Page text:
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8 Ways to Run a Successful Project Meeting

8 Ways to Run a Successful Project Meeting - Wellingtone PPM Recruitment - Specialists in Project Recruitment

Admit it, we’ve all attended a meeting and felt that it wasn’t a good use of our time. I’m not going to sit here and say that meetings are fun. They’re not, but you work in project management, this is a necessary part of your job. What I can do, is give you some guidance on how you can improve and have a successful project meeting.

1) Same day, same time…
In order to keep the up the momentum in a project, you need to run periodic meetings to discuss the progress of a project. Irregular meetings should be avoided as they can cause disruption to people’s work schedules. Ideally you should arrange for these on the same day and time each week, so everyone knows to set this time aside and be in attendance. Word of advice, don’t hold meetings on Mondays (people are still in holiday mode) or Fridays (people are winding down for the week). Studies have found that Tuesdays and Wednesdays are the best days to hold a meeting.

2) Set objectives
As with most things in project management, defining clear goals for what you wish to achieve is essential and meetings are no different. If you want to hold a meeting for two hours and use some of your Team Members time, you need to make sure it’s worthwhile. Setting objectives is a way to clearly measure how well a meeting has gone by looking at what’s been achieved. Indicating whether the meeting was a success or a failure.

3) Don’t invite too many people
Have you ever heard of the expression ‘Too many cooks spoil the broth’? Well try ‘Too many delegates spoil the discussion’.When you try and invite too many people to a meeting, it can cause project bloat. It can end up being a waste of time for everyone, including yourself. When holding a meeting, be sure to only invite those who are important to what’s being discussed. It can be hard to hold everyone’s attention, especially if you aren’t involving them in the conversation. Too many people can lead to an unfocused discussion. Inviting a small number of key decision makers means you can accomplish a lot more in the time given.

4) Keep to the schedule
When you hold an hour long meeting, there’s nothing more frustrating than people turning up fifteen minutes late and then running over by a further thirty minutes. Don’t punish those who turn up on time, it’s unfair and a waste of time for them. Be firm and make it clear that you will be starting at the time you set and finishing promptly too. Often it will be the same people that turn up late, time and time again. Don’t start over for them, they will soon get the message. If you want to be really strict, why not lock the door on time, this will be a clear sign to the latecomers to turn up on time in future.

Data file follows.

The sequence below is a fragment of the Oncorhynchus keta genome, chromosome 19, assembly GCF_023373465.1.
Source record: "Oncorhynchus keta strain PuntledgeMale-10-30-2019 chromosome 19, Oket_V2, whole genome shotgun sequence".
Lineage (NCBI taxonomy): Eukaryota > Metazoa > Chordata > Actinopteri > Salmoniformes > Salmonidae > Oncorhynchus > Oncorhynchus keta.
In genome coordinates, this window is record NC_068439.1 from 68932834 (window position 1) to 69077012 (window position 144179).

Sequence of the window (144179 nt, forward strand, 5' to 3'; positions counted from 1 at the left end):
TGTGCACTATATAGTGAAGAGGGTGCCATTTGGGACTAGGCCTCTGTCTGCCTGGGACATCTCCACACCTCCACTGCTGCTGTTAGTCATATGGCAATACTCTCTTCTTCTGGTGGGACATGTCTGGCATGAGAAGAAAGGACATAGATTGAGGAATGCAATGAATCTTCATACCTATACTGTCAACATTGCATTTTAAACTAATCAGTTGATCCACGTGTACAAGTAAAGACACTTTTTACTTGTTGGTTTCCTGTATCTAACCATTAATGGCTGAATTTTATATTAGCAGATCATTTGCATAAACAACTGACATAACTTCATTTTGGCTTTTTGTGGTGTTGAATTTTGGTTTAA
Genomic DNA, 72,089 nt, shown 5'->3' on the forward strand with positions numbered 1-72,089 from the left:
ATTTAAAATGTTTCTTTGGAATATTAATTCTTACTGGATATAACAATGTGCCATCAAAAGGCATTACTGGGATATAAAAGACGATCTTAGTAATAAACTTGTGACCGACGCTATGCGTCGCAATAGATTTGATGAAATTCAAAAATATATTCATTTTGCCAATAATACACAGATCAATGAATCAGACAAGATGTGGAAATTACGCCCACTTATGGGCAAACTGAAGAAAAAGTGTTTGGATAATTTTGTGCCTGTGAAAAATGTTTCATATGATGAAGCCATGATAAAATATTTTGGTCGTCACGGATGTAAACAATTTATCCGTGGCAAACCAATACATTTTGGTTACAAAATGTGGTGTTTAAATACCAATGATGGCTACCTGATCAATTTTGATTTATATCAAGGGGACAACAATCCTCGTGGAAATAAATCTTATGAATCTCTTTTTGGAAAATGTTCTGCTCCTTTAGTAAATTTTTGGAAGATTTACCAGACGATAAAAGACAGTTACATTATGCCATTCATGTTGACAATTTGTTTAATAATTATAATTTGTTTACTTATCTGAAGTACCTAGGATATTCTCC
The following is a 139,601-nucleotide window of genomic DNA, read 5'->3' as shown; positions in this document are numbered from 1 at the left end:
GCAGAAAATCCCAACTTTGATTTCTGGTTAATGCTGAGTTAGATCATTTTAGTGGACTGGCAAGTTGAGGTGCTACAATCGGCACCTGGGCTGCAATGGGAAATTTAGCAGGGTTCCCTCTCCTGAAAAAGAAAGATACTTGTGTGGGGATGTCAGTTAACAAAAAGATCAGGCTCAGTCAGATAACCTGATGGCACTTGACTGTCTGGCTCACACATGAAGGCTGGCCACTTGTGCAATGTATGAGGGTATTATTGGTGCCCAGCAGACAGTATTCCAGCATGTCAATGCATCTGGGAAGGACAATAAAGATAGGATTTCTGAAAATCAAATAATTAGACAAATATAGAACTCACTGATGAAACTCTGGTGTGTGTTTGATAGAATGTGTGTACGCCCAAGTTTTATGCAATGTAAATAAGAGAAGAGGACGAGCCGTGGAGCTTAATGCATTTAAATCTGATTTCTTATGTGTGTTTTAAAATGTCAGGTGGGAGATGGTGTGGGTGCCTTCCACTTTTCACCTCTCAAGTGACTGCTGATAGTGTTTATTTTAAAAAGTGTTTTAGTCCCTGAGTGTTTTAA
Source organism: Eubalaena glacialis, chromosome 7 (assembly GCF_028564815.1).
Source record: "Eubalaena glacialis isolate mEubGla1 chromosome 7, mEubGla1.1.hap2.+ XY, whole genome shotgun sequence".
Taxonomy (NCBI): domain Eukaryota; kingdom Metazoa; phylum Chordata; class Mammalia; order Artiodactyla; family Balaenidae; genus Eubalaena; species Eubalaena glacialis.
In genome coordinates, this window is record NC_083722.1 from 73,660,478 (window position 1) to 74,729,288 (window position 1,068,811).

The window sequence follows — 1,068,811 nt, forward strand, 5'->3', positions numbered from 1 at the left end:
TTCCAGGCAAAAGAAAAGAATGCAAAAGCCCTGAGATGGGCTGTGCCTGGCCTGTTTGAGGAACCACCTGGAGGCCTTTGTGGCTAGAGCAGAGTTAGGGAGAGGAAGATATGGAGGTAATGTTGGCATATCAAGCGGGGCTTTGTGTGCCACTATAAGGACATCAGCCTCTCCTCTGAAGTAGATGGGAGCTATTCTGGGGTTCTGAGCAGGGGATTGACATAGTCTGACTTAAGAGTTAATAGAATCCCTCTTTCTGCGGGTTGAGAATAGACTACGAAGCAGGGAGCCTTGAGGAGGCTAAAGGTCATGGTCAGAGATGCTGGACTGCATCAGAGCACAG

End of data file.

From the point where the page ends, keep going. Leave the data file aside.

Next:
5) Prepare a written agenda
Make sure you create an agenda prior to the meeting. Outline all of the different topics you wish to discuss as well and the allocated time for this. Email it out to attendees 24 hours in advance so they are aware of what will be discussed and to allow them to prepare for it. This can be used as a check list to make sure everything is covered. Make sure that the agenda is in a visible place for everybody to see or give everyone a printout. This way everyone can refer to it if discussions start to go off subject. Team Members may want their own time slot to present something. Email everyone asking for them to send you their requests no later than 24 hours prior to the meeting.

6) Don’t cancel them
In some situations, cancellations can’t be avoided. Keeping some consistency in meetings is key to ensuring you get full attendance each time. If you cancel it, people won’t see them as a mandatory requirement. They will lose the importance of them in the first place, especially if you do it time and time again. People won’t take you seriously and you’ll be known as the person that always cancels project meetings.

7) Summarise
After each discussion point has drawn to a close, be sure to conclude what decisions have been made and have everybody agree with them. This will outline each individual’s actions and time frames set for them to complete them in. For example, if somebody has to complete a task by the following Tuesday, they are more inclined to do it, as they have agreed this front of their peers…nobody wants to be embarrassed at the next meeting.

Always end the meeting by summarising all the points that have been discussed. This will leave everything fresh in everybody’s minds and give them the chance to ask any questions they may have forgotten.

8) Keep a record
A meeting is ineffective if nobody can remember what was said or what the next steps are. Get someone to keep minutes from the meeting, or if you’re lucky get a scribe. Make them note down any decisions that have been made, questions that need to be answered and everyone’s actions. Then send out an email to all attendees within a day of the meeting, although same day is advised. This will allow them to come back to you with any questions or corrections.